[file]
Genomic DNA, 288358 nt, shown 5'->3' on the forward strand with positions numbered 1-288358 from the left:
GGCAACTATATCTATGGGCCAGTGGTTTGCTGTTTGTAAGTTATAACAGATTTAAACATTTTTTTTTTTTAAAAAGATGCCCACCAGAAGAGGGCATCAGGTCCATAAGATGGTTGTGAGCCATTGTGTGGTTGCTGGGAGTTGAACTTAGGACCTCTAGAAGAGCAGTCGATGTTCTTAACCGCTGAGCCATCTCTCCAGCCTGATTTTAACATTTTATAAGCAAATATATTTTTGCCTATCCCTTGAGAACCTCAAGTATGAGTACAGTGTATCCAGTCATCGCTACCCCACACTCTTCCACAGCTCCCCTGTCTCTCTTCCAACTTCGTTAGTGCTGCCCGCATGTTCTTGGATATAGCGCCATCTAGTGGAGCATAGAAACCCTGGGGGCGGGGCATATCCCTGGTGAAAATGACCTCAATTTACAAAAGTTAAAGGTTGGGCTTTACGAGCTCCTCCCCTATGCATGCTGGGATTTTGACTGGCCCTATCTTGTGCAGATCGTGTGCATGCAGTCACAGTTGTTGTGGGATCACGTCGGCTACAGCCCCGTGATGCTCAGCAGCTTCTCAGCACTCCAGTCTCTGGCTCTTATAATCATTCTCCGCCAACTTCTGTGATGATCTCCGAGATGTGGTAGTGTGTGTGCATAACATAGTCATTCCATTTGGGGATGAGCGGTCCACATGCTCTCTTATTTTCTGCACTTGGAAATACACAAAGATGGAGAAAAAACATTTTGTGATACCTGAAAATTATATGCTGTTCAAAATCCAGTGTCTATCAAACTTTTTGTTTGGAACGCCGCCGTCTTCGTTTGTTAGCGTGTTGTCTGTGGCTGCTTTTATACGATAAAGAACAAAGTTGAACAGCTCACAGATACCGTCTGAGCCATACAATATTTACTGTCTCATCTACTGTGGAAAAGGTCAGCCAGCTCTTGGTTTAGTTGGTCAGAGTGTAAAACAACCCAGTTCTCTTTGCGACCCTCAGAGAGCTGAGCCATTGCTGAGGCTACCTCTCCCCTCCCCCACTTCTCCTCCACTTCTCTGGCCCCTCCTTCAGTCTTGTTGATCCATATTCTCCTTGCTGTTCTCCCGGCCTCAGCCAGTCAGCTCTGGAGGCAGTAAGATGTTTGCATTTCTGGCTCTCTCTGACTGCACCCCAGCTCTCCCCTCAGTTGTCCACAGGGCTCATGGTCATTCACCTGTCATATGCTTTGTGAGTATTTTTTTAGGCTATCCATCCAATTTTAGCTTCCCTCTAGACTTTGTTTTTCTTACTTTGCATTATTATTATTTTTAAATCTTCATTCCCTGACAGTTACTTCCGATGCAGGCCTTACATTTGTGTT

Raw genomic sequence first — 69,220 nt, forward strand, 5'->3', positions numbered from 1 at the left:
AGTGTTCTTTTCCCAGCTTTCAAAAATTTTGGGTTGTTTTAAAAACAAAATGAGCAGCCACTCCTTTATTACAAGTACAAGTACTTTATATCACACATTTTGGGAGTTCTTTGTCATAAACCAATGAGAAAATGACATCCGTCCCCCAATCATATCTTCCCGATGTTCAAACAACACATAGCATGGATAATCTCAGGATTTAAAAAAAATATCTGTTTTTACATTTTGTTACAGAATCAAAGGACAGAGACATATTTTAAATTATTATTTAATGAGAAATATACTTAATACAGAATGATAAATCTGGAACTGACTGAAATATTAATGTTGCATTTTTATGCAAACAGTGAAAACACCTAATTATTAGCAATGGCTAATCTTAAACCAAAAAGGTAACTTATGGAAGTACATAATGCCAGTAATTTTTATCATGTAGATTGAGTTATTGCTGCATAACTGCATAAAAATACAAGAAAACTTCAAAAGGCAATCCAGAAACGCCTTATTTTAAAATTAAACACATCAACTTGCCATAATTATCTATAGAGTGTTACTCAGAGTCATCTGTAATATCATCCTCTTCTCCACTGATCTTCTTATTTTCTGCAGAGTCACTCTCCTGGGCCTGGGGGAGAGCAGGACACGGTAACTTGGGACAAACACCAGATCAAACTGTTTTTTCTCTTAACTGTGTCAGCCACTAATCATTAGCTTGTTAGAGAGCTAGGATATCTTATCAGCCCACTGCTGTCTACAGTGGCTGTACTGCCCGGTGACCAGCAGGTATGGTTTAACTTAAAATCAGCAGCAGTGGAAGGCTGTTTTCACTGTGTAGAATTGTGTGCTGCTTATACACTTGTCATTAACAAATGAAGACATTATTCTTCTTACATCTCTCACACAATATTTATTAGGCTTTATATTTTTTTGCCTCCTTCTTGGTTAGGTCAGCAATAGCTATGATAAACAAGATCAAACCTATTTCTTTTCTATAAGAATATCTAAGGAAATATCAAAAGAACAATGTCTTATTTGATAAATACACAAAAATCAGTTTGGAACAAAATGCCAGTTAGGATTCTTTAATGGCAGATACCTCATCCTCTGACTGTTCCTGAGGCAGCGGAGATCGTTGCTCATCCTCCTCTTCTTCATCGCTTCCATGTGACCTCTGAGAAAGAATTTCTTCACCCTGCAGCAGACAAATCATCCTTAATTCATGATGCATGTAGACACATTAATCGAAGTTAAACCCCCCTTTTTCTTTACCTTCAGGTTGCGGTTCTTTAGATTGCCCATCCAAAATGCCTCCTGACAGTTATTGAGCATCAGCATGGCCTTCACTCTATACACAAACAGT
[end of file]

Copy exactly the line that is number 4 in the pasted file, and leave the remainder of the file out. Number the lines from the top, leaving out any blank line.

AGTGTTCTTTTCCCAGCTTTCAAAAATTTTGGGTTGTTTTAAAAACAAAATGAGCAGCCACTCCTTTATTACAAGTACAAGTACTTTATATCACACATTTTGGGAGTTCTTTGTCATAAACCAATGAGAAAATGACATCCGTCCCCCAATCATATCTTCCCGATGTTCAAACAACACATAGCATGGATAATCTCAGGATTTAAAAAAAATATCTGTTTTTACATTTTGTTACAGAATCAAAGGACAGAGACATATTTTAAATTATTATTTAATGAGAAATATACTTAATACAGAATGATAAATCTGGAACTGACTGAAATATTAATGTTGCATTTTTATGCAAACAGTGAAAACACCTAATTATTAGCAATGGCTAATCTTAAACCAAAAAGGTAACTTATGGAAGTACATAATGCCAGTAATTTTTATCATGTAGATTGAGTTATTGCTGCATAACTGCATAAAAATACAAGAAAACTTCAAAAGGCAATCCAGAAACGCCTTATTTTAAAATTAAACACATCAACTTGCCATAATTATCTATAGAGTGTTACTCAGAGTCATCTGTAATATCATCCTCTTCTCCACTGATCTTCTTATTTTCTGCAGAGTCACTCTCCTGGGCCTGGGGGAGAGCAGGACACGGTAACTTGGGACAAACACCAGATCAAACTGTTTTTTCTCTTAACTGTGTCAGCCACTAATCATTAGCTTGTTAGAGAGCTAGGATATCTTATCAGCCCACTGCTGTCTACAGTGGCTGTACTGCCCGGTGACCAGCAGGTATGGTTTAACTTAAAATCAGCAGCAGTGGAAGGCTGTTTTCACTGTGTAGAATTGTGTGCTGCTTATACACTTGTCATTAACAAATGAAGACATTATTCTTCTTACATCTCTCACACAATATTTATTAGGCTTTATATTTTTTTGCCTCCTTCTTGGTTAGGTCAGCAATAGCTATGATAAACAAGATCAAACCTATTTCTTTTCTATAAGAATATCTAAGGAAATATCAAAAGAACAATGTCTTATTTGATAAATACACAAAAATCAGTTTGGAACAAAATGCCAGTTAGGATTCTTTAATGGCAGATACCTCATCCTCTGACTGTTCCTGAGGCAGCGGAGATCGTTGCTCATCCTCCTCTTCTTCATCGCTTCCATGTGACCTCTGAGAAAGAATTTCTTCACCCTGCAGCAGACAAATCATCCTTAATTCATGATGCATGTAGACACATTAATCGAAGTTAAACCCCCCTTTTTCTTTACCTTCAGGTTGCGGTTCTTTAGATTGCCCATCCAAAATGCCTCCTGACAGTTATTGAGCATCAGCATGGCCTTCACTCTATACACAAACAGT